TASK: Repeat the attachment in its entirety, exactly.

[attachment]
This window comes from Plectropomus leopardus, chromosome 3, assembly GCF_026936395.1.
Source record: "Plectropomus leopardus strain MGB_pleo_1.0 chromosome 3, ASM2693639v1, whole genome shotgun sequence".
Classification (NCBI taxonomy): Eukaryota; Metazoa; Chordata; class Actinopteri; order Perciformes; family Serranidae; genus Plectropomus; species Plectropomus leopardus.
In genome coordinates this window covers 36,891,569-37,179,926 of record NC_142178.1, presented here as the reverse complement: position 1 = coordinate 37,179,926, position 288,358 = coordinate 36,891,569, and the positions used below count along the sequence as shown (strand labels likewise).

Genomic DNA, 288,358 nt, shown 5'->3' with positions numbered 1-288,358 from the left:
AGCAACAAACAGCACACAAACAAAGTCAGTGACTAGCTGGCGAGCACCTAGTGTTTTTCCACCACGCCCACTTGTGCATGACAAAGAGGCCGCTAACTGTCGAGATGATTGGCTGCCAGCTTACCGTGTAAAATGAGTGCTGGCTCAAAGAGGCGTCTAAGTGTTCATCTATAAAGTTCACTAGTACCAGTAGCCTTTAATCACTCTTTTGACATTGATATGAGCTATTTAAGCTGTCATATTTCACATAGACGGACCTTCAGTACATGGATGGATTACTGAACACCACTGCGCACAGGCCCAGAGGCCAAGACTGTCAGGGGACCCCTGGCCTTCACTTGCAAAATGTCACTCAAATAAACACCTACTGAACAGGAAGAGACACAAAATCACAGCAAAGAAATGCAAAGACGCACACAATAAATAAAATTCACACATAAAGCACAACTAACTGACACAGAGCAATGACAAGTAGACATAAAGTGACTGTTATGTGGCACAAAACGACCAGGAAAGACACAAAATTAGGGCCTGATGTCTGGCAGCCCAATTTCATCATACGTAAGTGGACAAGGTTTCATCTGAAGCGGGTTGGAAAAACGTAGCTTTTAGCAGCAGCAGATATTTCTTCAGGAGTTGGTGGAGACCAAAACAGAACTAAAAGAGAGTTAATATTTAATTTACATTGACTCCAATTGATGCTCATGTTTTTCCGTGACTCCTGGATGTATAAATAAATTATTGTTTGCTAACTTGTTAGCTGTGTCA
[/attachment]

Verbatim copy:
This window comes from Plectropomus leopardus, chromosome 3, assembly GCF_026936395.1.
Source record: "Plectropomus leopardus strain MGB_pleo_1.0 chromosome 3, ASM2693639v1, whole genome shotgun sequence".
Classification (NCBI taxonomy): Eukaryota; Metazoa; Chordata; class Actinopteri; order Perciformes; family Serranidae; genus Plectropomus; species Plectropomus leopardus.
In genome coordinates this window covers 36,891,569-37,179,926 of record NC_142178.1, presented here as the reverse complement: position 1 = coordinate 37,179,926, position 288,358 = coordinate 36,891,569, and the positions used below count along the sequence as shown (strand labels likewise).

Genomic DNA, 288,358 nt, shown 5'->3' with positions numbered 1-288,358 from the left:
AGCAACAAACAGCACACAAACAAAGTCAGTGACTAGCTGGCGAGCACCTAGTGTTTTTCCACCACGCCCACTTGTGCATGACAAAGAGGCCGCTAACTGTCGAGATGATTGGCTGCCAGCTTACCGTGTAAAATGAGTGCTGGCTCAAAGAGGCGTCTAAGTGTTCATCTATAAAGTTCACTAGTACCAGTAGCCTTTAATCACTCTTTTGACATTGATATGAGCTATTTAAGCTGTCATATTTCACATAGACGGACCTTCAGTACATGGATGGATTACTGAACACCACTGCGCACAGGCCCAGAGGCCAAGACTGTCAGGGGACCCCTGGCCTTCACTTGCAAAATGTCACTCAAATAAACACCTACTGAACAGGAAGAGACACAAAATCACAGCAAAGAAATGCAAAGACGCACACAATAAATAAAATTCACACATAAAGCACAACTAACTGACACAGAGCAATGACAAGTAGACATAAAGTGACTGTTATGTGGCACAAAACGACCAGGAAAGACACAAAATTAGGGCCTGATGTCTGGCAGCCCAATTTCATCATACGTAAGTGGACAAGGTTTCATCTGAAGCGGGTTGGAAAAACGTAGCTTTTAGCAGCAGCAGATATTTCTTCAGGAGTTGGTGGAGACCAAAACAGAACTAAAAGAGAGTTAATATTTAATTTACATTGACTCCAATTGATGCTCATGTTTTTCCGTGACTCCTGGATGTATAAATAAATTATTGTTTGCTAACTTGTTAGCTGTGTCA